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Rosemary Shortbread and Meyer Lemon Cookies

Rosemary Shortbread and Meyer Lemon Cookies

By Florencia Palmaz | Pairing:  Florencia Muscat | At the Table and Around the Fire

Rosemary grows in the planters around the winery. We are literally surrounded by the aroma of rosemary all year long. In mid-February, the rosemary blooms little purple flowers and the Meyer lemons ripen when there is little color in the garden. I couldn’t resist the temptation to bring these two lovely flavors together.

MAKES 40 TO 50

Wondering Between the Vines

Wondering Between the Vines

An Update on VIGOR By Christian Palmaz

One of the first memories I have in the Napa Valley was as a child, sitting in the backseat of my parents car as they drove up and down the Valley visiting wineries.  As my parents likely quibbled about some historical detail regarding the next winery we were visiting, I remember staring out the window mesmerized by the rows of vines zipping by.  Almost like a farmers kaleidoscope, the perfect rhythm of alternating row colors drew my attention not to the vines themselves but to the spaces in-between.  I wondered, what was so special about those “weeds” growing in-between the vines and why does every vineyard seem to be different.

Mandarin Sorbet with Candied Meyer  Lemons and Pistachio Chocolate Bark

Mandarin Sorbet with Candied Meyer Lemons and Pistachio Chocolate Bark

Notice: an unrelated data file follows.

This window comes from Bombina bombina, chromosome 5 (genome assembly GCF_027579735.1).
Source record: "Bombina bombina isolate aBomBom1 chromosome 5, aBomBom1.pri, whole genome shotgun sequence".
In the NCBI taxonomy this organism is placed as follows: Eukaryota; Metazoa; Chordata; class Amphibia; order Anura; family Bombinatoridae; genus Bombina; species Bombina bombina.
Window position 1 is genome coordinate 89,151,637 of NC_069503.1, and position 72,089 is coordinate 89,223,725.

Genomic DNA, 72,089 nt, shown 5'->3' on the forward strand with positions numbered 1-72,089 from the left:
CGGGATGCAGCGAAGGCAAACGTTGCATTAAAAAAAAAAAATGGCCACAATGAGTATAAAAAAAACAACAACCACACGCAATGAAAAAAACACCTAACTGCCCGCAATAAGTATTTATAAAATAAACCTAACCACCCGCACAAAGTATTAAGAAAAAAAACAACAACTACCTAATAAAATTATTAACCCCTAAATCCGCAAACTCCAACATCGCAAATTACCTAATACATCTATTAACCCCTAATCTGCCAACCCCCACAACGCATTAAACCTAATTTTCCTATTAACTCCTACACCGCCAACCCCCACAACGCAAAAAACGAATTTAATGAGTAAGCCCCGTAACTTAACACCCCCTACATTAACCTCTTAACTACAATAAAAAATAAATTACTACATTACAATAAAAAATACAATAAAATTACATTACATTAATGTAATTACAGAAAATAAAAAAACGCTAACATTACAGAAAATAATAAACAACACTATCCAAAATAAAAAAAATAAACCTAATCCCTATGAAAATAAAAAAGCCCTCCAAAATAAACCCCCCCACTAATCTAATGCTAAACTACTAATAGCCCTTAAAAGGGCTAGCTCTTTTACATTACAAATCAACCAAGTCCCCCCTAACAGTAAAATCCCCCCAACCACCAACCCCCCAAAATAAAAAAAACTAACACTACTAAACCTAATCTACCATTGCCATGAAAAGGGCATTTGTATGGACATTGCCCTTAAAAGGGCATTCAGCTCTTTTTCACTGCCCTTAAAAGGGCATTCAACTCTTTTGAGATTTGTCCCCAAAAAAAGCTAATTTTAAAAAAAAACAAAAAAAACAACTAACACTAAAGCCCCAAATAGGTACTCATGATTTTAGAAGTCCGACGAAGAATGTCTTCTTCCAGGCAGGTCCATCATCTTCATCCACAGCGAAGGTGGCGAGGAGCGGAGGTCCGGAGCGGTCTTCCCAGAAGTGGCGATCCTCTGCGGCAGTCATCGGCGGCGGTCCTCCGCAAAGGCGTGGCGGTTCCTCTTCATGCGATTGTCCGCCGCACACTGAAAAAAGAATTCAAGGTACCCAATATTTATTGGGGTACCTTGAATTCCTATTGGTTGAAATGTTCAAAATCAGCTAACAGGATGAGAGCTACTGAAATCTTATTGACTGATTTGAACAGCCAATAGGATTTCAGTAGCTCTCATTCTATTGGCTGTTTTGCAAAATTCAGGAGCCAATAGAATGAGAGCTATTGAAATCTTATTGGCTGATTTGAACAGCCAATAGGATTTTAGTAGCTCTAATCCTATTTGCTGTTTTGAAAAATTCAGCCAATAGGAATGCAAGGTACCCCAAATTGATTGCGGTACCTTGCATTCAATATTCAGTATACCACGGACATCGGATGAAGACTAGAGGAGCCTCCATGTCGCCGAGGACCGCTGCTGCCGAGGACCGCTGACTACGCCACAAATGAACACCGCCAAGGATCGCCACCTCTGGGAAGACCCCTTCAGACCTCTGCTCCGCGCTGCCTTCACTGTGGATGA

By Florencia Palmaz | Pairing:  Florencia Muscat | At the Table and Around the Fire

Few things grow in our garden during the winter months except lemons and mandarins. They are such welcome, fresh flavors during cooler weather, and this dessert perfectly cap- tures that freshness. To help this sorbet pair with the wine, I like to include a little of the Muscat I’ll serve that evening into the recipe. Do not, however, try to add a late-harvest ice wine to the sorbet or it will be difficult to freeze.

Trinity University: From Water to Wine

From Water to Wine

trinity university | by Molly Mohr Bruni | January 30, 2018 | Original Article

Christian Palmaz ’07 builds intelligence technology that save his family’s vineyards during Napa Valley wildfires.  

CNET: Wine’s newest bouquet has hints of berries — and data

Wine’s newest bouquet has hints of berries — and data

CNET | By Erin Carson | WINTER 2017 | Original Article

You might not be able to detect notes of tech in your glass, but California winemakers are embracing cutting-edge techniques to create world-class vintages.

BusinessWeek: The Computer That Saved a Vineyard

The computer that Saved a Vineyard

Bloomberg BusinessWeek | By Larissa Zimberoff | December 6th, 2017 | ORIGINAL ARTICLE

As helicopters rescued people and their pets off Atlas Peak, in Napa, Calif., one night in October, Christian Palmaz was nearby battling his own flames. His task: to save his family’s winery, Palmaz Vineyards.

Thoughts on Sediment in Wine

Thoughts on Sediment in Wine | Nov 26, 2017 | By Christian Palmaz

Have you ever wondered why there is what looks like sediment or crystals on the bottom of your cork or on the inside of the bottle?  Or why some wines seem to have more than others?  You certainly aren’t alone.  We receive a handful of emails every year asking these exact questions.  Let’s deep dive into the interesting world of why wines form crystals.